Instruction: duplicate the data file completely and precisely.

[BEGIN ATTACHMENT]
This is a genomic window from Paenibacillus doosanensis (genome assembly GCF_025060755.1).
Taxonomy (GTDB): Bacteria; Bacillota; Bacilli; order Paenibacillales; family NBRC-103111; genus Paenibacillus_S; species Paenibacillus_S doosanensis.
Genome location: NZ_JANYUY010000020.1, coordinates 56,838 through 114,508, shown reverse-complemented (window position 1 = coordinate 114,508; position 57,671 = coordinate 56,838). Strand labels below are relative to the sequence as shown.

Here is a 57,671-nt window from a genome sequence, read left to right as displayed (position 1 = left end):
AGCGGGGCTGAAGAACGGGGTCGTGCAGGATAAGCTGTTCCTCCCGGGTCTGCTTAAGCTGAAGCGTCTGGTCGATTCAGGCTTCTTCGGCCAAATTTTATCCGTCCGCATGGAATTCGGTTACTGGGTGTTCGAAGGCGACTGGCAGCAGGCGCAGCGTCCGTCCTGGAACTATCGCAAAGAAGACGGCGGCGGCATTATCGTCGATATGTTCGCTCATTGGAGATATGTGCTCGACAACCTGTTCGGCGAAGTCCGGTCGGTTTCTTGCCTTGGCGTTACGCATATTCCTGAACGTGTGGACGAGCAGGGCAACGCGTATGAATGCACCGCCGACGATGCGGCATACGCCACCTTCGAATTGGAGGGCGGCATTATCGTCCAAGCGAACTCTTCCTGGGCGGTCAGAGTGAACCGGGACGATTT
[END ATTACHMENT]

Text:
This is a genomic window from Paenibacillus doosanensis (genome assembly GCF_025060755.1).
Taxonomy (GTDB): Bacteria; Bacillota; Bacilli; order Paenibacillales; family NBRC-103111; genus Paenibacillus_S; species Paenibacillus_S doosanensis.
Genome location: NZ_JANYUY010000020.1, coordinates 56,838 through 114,508, shown reverse-complemented (window position 1 = coordinate 114,508; position 57,671 = coordinate 56,838). Strand labels below are relative to the sequence as shown.

Here is a 57,671-nt window from a genome sequence, read left to right as displayed (position 1 = left end):
AGCGGGGCTGAAGAACGGGGTCGTGCAGGATAAGCTGTTCCTCCCGGGTCTGCTTAAGCTGAAGCGTCTGGTCGATTCAGGCTTCTTCGGCCAAATTTTATCCGTCCGCATGGAATTCGGTTACTGGGTGTTCGAAGGCGACTGGCAGCAGGCGCAGCGTCCGTCCTGGAACTATCGCAAAGAAGACGGCGGCGGCATTATCGTCGATATGTTCGCTCATTGGAGATATGTGCTCGACAACCTGTTCGGCGAAGTCCGGTCGGTTTCTTGCCTTGGCGTTACGCATATTCCTGAACGTGTGGACGAGCAGGGCAACGCGTATGAATGCACCGCCGACGATGCGGCATACGCCACCTTCGAATTGGAGGGCGGCATTATCGTCCAAGCGAACTCTTCCTGGGCGGTCAGAGTGAACCGGGACGATTT